What I learned is that the only way to fully accept the body you’re in, is to be in the present. This bears repeating.
The only way to fully accept the body you’re in, is to be in the present.
Because at any time your body can change. You could lose a limb. You could contract a disease. And yes. Your weight could change.
You only have the body you are in. Right now. You can never have the body you had ten years ago. You don’t know what body you will have ten years from now, or even tomorrow.
This is the body you are given today. This is your Universe. And it speaks to you.
Once I gave up dieting, sold all my diet books to the half-price bookstore, and unfollowed all my diet social media, I began the process of learning how to decide what to eat on my own. That sounds so silly, doesn’t it? I’m a grown woman who raised four human beings into adulthood. I’ve been buying groceries and cooking for forty years. And I woke up that first morning like . . . now what?
One might think I dove headfirst into a tall stack of buttermilk pancakes with real butter, pools of syrup dripping over the edge of the plate. But I didn’t. I reached for a banana, because it was familiar and safe. I grabbed a knife, and in my mind I was deciding whether I should eat a half or a third. Numbers danced in my head. Calories.
And then I did the unthinkable. I ate the whole damn banana.
It wasn’t that I’d never eaten a whole banana before. Usually I ate it in segments; a half banana for breakfast, calories logged, with a serving of oatmeal and skim milk. Midmorning I might browse through the kitchen and snip off another quarter, justifying that it was a harmless fruit. After lunch the last quarter would go into a scoop of ice cream with chocolate syrup and whipped cream, if we had it. I might even have added nuts.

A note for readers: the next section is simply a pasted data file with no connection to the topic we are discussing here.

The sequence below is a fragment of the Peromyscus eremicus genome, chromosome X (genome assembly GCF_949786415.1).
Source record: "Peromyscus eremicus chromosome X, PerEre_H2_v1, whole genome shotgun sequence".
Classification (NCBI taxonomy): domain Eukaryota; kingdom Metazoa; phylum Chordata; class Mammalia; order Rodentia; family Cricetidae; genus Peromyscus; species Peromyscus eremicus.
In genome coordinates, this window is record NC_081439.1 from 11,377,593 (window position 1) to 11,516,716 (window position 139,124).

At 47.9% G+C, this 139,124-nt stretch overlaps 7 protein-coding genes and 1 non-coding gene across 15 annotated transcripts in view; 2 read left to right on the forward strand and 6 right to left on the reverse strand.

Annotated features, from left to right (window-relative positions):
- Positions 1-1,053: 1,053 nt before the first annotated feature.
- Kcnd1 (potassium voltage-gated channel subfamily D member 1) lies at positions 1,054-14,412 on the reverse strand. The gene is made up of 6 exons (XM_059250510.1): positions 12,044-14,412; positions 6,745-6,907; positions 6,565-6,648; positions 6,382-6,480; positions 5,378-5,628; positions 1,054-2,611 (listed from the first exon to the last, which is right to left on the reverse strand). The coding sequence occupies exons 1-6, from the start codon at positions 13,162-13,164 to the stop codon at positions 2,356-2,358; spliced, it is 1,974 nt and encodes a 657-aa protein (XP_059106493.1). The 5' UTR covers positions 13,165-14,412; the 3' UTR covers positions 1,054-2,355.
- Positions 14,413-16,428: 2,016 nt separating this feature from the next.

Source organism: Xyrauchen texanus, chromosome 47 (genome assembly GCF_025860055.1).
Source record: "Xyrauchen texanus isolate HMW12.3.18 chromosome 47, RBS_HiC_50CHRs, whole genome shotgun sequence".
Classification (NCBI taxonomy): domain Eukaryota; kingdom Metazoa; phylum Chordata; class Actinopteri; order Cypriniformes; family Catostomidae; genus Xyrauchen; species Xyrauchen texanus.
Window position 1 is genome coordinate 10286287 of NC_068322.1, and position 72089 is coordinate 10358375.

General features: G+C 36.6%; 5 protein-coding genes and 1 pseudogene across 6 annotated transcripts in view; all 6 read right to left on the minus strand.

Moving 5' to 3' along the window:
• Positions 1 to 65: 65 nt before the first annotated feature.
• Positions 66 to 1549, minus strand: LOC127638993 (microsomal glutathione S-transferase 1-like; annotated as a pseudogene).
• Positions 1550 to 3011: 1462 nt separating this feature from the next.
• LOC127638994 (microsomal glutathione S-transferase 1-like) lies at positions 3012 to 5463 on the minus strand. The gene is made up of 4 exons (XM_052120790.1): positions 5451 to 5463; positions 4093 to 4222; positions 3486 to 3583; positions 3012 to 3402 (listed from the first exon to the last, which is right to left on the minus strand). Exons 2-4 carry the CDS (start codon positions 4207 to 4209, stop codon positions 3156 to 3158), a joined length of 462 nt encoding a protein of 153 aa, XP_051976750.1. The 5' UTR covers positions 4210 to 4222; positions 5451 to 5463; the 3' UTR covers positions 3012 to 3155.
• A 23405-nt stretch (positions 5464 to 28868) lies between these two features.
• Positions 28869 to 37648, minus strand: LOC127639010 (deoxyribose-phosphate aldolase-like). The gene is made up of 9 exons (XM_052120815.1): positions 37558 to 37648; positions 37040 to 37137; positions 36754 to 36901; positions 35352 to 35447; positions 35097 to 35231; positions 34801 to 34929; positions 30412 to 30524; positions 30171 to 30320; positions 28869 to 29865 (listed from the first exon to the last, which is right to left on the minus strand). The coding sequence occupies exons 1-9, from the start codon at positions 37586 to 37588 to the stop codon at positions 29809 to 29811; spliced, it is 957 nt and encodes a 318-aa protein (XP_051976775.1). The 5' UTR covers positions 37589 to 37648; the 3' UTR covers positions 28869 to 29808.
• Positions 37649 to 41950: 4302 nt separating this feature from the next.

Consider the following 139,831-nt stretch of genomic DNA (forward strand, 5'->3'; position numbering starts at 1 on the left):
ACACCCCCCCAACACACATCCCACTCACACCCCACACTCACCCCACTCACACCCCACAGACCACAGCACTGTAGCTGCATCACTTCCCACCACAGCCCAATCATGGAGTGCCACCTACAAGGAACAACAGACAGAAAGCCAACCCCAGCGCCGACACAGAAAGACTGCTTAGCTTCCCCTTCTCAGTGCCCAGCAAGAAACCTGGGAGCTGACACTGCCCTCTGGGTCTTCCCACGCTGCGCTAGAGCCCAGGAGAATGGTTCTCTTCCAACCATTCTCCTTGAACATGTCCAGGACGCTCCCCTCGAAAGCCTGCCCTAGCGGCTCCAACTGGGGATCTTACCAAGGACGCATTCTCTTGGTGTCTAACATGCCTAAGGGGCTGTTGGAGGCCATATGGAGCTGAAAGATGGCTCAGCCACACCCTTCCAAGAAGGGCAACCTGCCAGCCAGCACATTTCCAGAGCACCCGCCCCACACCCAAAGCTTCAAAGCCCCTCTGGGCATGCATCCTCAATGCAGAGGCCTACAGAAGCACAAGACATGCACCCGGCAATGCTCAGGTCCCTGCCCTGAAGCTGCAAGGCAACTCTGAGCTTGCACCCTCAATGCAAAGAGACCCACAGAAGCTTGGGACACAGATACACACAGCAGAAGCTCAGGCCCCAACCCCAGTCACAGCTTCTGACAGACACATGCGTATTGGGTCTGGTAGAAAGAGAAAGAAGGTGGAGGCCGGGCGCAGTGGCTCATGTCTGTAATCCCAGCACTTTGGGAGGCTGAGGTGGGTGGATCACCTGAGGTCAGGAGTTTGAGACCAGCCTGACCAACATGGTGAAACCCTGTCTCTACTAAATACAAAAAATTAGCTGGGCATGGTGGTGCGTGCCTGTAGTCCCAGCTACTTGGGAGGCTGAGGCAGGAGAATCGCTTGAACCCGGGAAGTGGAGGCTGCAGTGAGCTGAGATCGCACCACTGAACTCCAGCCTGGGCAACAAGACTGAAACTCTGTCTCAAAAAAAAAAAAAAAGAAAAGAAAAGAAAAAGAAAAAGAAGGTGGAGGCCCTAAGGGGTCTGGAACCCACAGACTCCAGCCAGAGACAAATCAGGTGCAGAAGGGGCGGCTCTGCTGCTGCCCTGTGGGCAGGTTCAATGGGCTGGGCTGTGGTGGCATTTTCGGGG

And there it was. I’d blown it.
By 4 PM I was crabby, defeated, and angry. Fight or flight. Except I’d used up all my fight trying not to eat that sundae, and consequently wishing I hadn’t. So I’d fly into the kitchen and look for that One Thing that was going to make me feel better. I’d eat toast. Nope, that wasn’t it. I’d try fruit. Not quite. Maybe something salty? Gooey? Protein?
Eventually, I’d sit on the couch, stuffed to the gills. I no longer felt angry or crabby. The demons had been sufficiently numbed. Sometimes I’d sleep, waking groggy, guilty and full. But there was one more phase — keeping the secret.
Because . . . This was embarrassing, this weird afternoon rage through the kitchen. So I would fix a perfectly normal dinner for Bubba and I, with meat and vegetables, maybe a salad or potatoes. And I would eat that too. Because otherwise I’d have to admit I had already eaten toast and fruit and chips and candy and cheese and god knows what else. And having him forage through the fridge looking for something to eat on his own would have deepened my guilt. Then the meat and vegetables I had planned to cook would rot in the fridge, and I’d have to throw them out. More guilt. Better to keep the secret, eat like a bird, and end the night in gluttonous discomfort.
So, yes. That first day I ditched dieting I ate the whole. goddamn. banana.